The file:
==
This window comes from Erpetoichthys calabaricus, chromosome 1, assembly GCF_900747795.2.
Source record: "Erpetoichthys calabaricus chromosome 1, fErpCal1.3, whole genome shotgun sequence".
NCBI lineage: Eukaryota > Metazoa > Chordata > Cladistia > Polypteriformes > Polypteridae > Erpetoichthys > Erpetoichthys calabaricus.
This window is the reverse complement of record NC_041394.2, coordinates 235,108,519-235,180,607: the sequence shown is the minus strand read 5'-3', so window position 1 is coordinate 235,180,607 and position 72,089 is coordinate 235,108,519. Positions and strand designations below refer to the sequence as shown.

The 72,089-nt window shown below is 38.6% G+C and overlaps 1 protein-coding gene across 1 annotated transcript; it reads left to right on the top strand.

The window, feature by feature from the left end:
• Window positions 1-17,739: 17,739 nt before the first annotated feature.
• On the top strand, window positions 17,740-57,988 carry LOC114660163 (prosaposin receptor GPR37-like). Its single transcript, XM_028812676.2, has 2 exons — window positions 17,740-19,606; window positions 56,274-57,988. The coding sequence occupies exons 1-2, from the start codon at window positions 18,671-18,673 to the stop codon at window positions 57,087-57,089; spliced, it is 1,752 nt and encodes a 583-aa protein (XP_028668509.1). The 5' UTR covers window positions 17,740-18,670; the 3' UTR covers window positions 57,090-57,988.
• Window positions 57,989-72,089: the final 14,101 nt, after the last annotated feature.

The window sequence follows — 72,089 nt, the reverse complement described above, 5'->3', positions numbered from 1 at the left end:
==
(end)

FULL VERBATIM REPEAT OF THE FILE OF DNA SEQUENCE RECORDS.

This window comes from Erpetoichthys calabaricus, chromosome 1, assembly GCF_900747795.2.
Source record: "Erpetoichthys calabaricus chromosome 1, fErpCal1.3, whole genome shotgun sequence".
NCBI lineage: Eukaryota > Metazoa > Chordata > Cladistia > Polypteriformes > Polypteridae > Erpetoichthys > Erpetoichthys calabaricus.
This window is the reverse complement of record NC_041394.2, coordinates 235,108,519-235,180,607: the sequence shown is the minus strand read 5'-3', so window position 1 is coordinate 235,180,607 and position 72,089 is coordinate 235,108,519. Positions and strand designations below refer to the sequence as shown.

The 72,089-nt window shown below is 38.6% G+C and overlaps 1 protein-coding gene across 1 annotated transcript; it reads left to right on the top strand.

The window, feature by feature from the left end:
• Window positions 1-17,739: 17,739 nt before the first annotated feature.
• On the top strand, window positions 17,740-57,988 carry LOC114660163 (prosaposin receptor GPR37-like). Its single transcript, XM_028812676.2, has 2 exons — window positions 17,740-19,606; window positions 56,274-57,988. The coding sequence occupies exons 1-2, from the start codon at window positions 18,671-18,673 to the stop codon at window positions 57,087-57,089; spliced, it is 1,752 nt and encodes a 583-aa protein (XP_028668509.1). The 5' UTR covers window positions 17,740-18,670; the 3' UTR covers window positions 57,090-57,988.
• Window positions 57,989-72,089: the final 14,101 nt, after the last annotated feature.

The window sequence follows — 72,089 nt, the reverse complement described above, 5'->3', positions numbered from 1 at the left end: